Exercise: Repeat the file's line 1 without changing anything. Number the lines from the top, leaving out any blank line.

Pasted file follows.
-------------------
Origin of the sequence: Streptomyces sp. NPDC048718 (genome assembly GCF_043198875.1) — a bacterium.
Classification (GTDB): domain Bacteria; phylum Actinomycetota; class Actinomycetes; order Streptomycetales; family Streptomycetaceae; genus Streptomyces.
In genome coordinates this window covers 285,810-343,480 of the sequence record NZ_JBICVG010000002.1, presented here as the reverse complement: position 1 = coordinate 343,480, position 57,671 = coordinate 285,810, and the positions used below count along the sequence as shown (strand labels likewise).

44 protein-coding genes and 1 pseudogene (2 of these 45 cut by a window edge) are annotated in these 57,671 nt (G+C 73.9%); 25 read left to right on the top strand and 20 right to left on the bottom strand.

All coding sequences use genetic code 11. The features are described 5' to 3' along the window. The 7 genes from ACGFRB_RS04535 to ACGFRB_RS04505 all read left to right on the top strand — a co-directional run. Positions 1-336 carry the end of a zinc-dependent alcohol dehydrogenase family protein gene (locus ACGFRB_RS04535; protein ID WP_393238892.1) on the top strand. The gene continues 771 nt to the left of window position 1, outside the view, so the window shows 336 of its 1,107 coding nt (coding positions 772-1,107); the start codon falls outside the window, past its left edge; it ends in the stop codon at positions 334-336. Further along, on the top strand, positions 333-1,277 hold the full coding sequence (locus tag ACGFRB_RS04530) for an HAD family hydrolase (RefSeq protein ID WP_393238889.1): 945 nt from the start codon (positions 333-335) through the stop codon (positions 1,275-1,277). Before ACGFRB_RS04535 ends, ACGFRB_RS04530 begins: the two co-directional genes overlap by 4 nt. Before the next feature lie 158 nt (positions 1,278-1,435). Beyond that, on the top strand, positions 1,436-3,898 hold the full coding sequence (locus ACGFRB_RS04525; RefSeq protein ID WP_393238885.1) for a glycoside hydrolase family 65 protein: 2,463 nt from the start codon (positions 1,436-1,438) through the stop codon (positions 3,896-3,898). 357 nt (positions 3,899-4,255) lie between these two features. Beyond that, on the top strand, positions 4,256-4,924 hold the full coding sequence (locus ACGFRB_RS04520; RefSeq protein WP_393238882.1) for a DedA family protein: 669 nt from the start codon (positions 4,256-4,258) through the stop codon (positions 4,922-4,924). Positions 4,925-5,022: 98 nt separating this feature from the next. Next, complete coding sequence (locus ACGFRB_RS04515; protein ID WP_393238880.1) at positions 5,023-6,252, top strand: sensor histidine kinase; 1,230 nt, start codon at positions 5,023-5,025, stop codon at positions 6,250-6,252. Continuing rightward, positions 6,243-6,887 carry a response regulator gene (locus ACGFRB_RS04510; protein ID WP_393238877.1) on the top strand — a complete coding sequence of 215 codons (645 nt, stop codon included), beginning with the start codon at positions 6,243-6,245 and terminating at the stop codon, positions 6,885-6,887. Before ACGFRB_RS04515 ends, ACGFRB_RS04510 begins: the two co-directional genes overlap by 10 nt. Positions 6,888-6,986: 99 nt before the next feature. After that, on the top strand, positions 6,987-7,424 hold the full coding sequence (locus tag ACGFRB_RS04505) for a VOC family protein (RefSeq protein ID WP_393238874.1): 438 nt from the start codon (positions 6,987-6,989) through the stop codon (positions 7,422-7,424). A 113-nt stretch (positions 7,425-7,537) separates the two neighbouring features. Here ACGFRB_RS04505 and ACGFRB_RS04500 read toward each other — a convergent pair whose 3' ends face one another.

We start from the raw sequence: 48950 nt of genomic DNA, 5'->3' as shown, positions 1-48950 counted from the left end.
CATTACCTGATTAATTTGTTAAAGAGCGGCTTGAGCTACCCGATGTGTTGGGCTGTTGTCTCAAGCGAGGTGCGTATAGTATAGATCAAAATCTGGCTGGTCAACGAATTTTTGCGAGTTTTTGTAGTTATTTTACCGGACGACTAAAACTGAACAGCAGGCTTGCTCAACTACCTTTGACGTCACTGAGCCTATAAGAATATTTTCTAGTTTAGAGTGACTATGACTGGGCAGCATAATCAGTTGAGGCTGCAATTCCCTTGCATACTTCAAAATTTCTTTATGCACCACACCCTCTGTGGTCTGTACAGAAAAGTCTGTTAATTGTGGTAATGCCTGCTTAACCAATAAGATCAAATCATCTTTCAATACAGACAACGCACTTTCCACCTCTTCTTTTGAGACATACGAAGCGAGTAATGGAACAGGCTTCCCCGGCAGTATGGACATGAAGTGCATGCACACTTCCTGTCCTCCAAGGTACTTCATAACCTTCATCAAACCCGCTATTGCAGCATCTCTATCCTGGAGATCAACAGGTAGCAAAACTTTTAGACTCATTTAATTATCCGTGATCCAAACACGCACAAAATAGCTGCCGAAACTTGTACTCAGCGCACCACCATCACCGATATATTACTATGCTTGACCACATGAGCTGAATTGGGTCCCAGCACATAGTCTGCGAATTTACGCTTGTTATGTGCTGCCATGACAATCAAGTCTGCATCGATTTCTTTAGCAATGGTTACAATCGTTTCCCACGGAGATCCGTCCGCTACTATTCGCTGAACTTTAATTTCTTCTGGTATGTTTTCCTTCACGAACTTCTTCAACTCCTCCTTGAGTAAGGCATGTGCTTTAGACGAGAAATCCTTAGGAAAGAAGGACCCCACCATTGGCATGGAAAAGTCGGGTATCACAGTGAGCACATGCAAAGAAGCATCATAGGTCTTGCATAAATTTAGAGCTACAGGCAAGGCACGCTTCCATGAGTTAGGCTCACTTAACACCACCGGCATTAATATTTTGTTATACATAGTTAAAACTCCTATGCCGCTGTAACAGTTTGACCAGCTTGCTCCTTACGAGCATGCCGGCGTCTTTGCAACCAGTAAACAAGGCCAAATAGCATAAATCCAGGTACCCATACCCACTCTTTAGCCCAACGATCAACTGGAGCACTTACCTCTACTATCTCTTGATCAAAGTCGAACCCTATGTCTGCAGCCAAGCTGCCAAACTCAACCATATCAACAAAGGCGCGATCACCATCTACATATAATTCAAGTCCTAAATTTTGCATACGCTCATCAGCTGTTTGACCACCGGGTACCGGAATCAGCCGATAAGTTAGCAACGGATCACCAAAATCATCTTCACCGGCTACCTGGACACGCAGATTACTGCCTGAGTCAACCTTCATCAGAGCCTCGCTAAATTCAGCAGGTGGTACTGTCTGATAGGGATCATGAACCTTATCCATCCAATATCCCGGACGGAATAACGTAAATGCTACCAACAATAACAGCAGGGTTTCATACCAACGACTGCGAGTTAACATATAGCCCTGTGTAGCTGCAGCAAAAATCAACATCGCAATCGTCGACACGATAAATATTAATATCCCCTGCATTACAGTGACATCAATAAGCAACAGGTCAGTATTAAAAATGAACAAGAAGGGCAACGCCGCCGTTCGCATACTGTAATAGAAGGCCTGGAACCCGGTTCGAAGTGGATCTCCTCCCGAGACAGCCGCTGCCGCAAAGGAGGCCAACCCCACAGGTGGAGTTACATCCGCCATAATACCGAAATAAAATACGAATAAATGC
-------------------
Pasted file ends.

Origin of the sequence: Streptomyces sp. NPDC048718 (genome assembly GCF_043198875.1) — a bacterium.